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  • Driverless Cars Are Here to Stay

    This week, California Governor Jerry Brown signed a bill to enable driverless cars to be operated and tested on the public roads of California. Google’s Sergey Brin expects that people will be able to drive these robot cars in the next few years. A few years ago, people were discounting the possibility of driverless cars and here they are. This innovation is a potential game-changer and is bound to change how several industries operate. 

    Human error is the primary reason for traffic fatalities, so driverless cars are bound to reduce traffic accidents due to human errors.  You can easily expand the concept to driverless buses and trucks. Transportation-as-a-service will become the norm of the day. Traffic jams are likely to be non-existent.  Fuel efficiency is likely to be higher.

    In this era of driverless vehicles, why would individuals buy cars? Owning a car is an expensive proposition but we do so because of the convenience in terms of driving when we want, wherever we want. Driverless cars take that convenience attribute to a whole new level. We can summon a car when we want and off we go. It opens up the garage spaces that we can use more productively. So cars are likely to become B2B products bought by companies for the express purpose of renting out. So auto companies have to change the way they view and reach their customer bases.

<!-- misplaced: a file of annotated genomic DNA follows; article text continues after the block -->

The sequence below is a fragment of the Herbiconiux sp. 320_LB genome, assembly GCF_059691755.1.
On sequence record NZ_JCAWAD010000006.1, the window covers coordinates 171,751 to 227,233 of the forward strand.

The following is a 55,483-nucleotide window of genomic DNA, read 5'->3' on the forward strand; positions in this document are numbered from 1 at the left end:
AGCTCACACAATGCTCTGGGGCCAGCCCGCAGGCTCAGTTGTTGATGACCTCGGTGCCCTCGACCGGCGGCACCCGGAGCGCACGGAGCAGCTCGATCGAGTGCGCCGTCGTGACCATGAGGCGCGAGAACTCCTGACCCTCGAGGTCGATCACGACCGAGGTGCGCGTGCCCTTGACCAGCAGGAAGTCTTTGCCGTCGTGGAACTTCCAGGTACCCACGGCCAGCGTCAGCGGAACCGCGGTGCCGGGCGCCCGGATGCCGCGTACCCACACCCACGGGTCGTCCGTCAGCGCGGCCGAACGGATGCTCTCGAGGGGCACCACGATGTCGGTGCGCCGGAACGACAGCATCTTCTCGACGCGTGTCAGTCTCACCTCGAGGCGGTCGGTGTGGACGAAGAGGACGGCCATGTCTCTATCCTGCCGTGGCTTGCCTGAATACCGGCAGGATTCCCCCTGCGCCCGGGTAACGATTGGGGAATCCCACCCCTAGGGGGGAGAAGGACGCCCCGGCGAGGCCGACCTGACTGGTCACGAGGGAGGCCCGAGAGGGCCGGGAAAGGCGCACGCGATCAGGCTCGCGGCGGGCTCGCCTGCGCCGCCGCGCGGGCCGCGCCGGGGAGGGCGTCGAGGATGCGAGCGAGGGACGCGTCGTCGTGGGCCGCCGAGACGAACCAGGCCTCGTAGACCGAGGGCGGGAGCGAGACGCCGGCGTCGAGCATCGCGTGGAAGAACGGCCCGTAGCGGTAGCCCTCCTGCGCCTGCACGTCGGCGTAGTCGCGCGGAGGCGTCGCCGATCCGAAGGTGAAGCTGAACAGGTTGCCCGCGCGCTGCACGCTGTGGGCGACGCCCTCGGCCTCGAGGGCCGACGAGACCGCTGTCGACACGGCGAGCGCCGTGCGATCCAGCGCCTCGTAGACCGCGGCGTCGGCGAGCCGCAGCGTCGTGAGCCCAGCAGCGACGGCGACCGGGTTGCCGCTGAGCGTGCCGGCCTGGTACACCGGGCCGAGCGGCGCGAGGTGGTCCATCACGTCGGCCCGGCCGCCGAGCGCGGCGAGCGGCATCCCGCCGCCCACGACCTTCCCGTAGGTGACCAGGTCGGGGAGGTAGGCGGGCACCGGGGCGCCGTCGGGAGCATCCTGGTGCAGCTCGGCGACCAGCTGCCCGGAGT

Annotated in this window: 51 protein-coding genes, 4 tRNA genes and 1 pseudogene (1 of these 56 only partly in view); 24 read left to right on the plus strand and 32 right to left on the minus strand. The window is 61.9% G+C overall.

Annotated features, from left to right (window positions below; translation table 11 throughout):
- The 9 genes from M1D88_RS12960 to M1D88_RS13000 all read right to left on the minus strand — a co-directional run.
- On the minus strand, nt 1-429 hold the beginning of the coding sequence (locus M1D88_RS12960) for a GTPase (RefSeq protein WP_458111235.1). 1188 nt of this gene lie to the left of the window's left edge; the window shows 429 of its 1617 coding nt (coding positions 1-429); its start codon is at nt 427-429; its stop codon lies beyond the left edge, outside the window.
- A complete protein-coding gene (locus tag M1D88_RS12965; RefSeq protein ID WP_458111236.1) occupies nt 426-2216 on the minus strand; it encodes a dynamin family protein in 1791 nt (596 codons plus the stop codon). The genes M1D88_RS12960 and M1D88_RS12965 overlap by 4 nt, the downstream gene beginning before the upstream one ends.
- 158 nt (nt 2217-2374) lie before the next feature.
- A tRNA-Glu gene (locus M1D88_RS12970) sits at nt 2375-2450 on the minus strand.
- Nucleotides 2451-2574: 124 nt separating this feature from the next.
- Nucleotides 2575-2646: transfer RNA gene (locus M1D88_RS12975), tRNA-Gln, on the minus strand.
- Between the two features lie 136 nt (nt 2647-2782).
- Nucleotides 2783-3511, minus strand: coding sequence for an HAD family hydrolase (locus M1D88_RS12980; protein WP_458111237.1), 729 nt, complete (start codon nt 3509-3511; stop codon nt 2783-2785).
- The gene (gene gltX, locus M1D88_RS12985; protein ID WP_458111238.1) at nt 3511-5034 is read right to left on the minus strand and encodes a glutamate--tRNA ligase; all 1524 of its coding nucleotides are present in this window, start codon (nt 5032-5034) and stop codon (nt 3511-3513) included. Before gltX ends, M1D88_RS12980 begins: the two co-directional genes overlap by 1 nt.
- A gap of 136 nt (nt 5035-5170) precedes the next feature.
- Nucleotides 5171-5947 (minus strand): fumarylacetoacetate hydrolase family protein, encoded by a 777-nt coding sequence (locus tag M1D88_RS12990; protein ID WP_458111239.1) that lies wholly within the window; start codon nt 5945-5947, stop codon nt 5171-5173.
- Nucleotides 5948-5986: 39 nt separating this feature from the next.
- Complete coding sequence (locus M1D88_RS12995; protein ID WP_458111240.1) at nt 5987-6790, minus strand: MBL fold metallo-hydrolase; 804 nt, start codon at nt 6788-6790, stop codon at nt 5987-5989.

From a design point of view, it is likely that ergonomic design is likely to become extremely important in driverless cars. Comfort of the passengers is likely to take precedence over everything else.  It is likely that the form design (how cars look) will change as well. Right now, car design is optimized mostly for a larger set of passengers, and not designed for a single passenger.  So it is likely we will see driverless single-seater pods.

    What happens to the auto insurance industry that focuses on the heterogeneity of the driver characteristics in setting insurance rates? Where is the driver risk? Would car manufacturers be liable if technology goes wrong? It is likely that car renters would be liable for problems due to improper maintenance.  The larger point is that auto insurance will undergo a sea change as well.

    The possibilities for change are endless.  Please check out Brad Templeton’s blog post on the likely impact on the transportation infrastructure. We’re entering into an era of incredible change and limitless possibilities.


    Raj Echambadi
    Professor of Business Administration and
    James F. Towey Faculty Fellow and
    Executive MBA Academic Director